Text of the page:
This collection of essays will appeal to all those interested in military history and early modern Irish history.
Pádraig Lenihan, Ph.D. (1995) in History, National University of Ireland, Galway is a lecturer in history at the University of Limerick. He has published extensively on early modern Irish military history including Confederate Catholics at War 1641-49 (Cork, 2000).
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Introduction / Padraig Lenihan 1
The Strategic Involvement of Continental Powers in Ireland 1596-1691 / Tadhg O. hAnnrachain 25
Invasions: Scotland and Ireland 1641-1691 / John Young 53
Terrain and Conquest 1600-1603 / John McGurk 87
Strategic Geography 1641-1691 / Padraig Lenihan 115
Ireland in Naval Strategy 1641-1691 / Paul M. Kerrigan 151
The Logistics of Conquest / James Scott Wheeler 177
Change and Continuity in Weapons and Tactics 1594-1691 / Donal O'Carroll 211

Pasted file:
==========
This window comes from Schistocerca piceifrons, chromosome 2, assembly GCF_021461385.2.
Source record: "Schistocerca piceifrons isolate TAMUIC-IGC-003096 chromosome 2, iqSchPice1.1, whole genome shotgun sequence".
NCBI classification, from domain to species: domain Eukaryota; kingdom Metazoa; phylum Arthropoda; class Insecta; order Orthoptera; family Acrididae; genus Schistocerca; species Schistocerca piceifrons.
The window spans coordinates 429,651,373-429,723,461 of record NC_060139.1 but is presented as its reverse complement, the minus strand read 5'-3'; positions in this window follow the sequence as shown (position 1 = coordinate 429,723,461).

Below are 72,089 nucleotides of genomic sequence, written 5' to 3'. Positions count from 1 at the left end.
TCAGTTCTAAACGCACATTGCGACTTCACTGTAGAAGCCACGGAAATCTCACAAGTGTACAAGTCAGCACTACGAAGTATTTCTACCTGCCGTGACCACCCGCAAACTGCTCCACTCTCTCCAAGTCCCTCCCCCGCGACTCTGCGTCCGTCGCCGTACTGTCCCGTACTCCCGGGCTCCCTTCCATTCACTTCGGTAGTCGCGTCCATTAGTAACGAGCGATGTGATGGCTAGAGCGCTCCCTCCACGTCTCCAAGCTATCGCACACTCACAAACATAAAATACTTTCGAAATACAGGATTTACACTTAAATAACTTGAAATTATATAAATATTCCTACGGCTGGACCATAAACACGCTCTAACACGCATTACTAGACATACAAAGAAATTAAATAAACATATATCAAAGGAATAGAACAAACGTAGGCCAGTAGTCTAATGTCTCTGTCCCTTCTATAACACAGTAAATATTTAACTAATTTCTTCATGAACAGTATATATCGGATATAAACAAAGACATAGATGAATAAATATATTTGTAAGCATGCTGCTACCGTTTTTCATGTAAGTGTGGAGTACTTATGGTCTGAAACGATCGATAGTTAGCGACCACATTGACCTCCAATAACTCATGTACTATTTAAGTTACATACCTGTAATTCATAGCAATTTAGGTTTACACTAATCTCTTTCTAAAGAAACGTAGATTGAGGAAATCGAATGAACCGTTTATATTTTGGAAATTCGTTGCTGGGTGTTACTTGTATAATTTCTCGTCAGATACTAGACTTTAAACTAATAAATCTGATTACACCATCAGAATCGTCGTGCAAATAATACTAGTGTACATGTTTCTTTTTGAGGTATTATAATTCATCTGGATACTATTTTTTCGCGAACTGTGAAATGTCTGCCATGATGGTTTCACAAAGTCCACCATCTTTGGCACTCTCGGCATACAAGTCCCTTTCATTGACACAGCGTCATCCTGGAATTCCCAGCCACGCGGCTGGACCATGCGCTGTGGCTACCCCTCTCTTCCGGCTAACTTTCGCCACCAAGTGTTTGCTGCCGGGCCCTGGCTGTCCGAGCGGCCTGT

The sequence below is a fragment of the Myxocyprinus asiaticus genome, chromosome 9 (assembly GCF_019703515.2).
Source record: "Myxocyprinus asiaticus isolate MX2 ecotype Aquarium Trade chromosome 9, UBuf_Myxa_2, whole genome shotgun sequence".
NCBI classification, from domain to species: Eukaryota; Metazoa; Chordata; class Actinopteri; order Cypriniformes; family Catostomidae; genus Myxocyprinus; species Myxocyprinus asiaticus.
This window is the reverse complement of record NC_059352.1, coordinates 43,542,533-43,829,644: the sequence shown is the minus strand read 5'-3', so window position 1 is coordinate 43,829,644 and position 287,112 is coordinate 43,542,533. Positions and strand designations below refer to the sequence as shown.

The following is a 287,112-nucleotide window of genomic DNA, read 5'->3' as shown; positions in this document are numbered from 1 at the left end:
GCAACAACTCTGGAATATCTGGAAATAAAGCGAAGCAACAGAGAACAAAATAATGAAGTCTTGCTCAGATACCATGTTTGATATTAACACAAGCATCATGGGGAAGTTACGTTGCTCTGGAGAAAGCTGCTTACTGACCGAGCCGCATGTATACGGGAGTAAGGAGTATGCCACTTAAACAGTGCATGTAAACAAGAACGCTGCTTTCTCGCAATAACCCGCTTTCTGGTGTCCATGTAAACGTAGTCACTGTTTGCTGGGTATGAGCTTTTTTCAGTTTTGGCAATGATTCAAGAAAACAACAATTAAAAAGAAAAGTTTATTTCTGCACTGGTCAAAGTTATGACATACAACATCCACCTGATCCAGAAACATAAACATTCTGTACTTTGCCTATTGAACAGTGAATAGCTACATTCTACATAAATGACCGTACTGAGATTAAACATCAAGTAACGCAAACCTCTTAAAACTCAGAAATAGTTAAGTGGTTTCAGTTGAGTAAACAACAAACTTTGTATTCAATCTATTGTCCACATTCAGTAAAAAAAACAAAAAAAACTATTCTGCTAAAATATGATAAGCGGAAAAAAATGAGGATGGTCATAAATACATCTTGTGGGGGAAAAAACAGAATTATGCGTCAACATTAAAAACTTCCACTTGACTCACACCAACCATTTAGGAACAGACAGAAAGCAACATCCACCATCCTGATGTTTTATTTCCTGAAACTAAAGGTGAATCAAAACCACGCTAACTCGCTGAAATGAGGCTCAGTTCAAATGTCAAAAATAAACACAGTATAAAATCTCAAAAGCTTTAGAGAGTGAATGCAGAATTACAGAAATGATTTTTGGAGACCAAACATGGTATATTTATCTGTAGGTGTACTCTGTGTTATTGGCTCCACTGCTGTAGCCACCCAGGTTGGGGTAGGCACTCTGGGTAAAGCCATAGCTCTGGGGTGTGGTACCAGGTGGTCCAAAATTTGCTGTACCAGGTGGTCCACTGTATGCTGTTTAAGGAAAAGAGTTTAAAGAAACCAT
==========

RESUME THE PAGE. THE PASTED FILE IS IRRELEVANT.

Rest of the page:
Siege Warfare in Seventeenth Century Ireland / James Burke 257
War and the Irish Town: The Early Modern Experience / Raymond Gillespie 293
Women and Warfare 1641-1691 / Bernadette Whelan 317
Conclusion: Ireland's Military Revolutions(s) / Padraig Lenihan 345
These ten thematic essays examine the three Irish wars of the seventeenth-century in relation to each other, thereby yielding important comparative insights. The military potential of England and, later, an emergent Britain, was immeasurably greater than that of Irish Catholics. John McGurk, James Scott Wheeler and Paul Kerrigan evaluate the logistical and naval strategies exploiting this advantage.
Such was the disparity that an effective Irish military response to conquest and colonisation was only feasible in the favourable archipelagic and continental European circumstances explored by John Young and Tadhg Ó hAnnracháin. Defeat or victory ultimately depended on relative military performance in manoeuvre, battle and siege, operations evaluated by Pádraig Lenihan, Donal O'Carroll and James Burke. Bernadette Whelan examines the role of women as victim, survivor and, occasionally, combatant.
'You cannot carry fire in a sack', Raymond Gillespie notes the impact of war, especially on urban Ireland.
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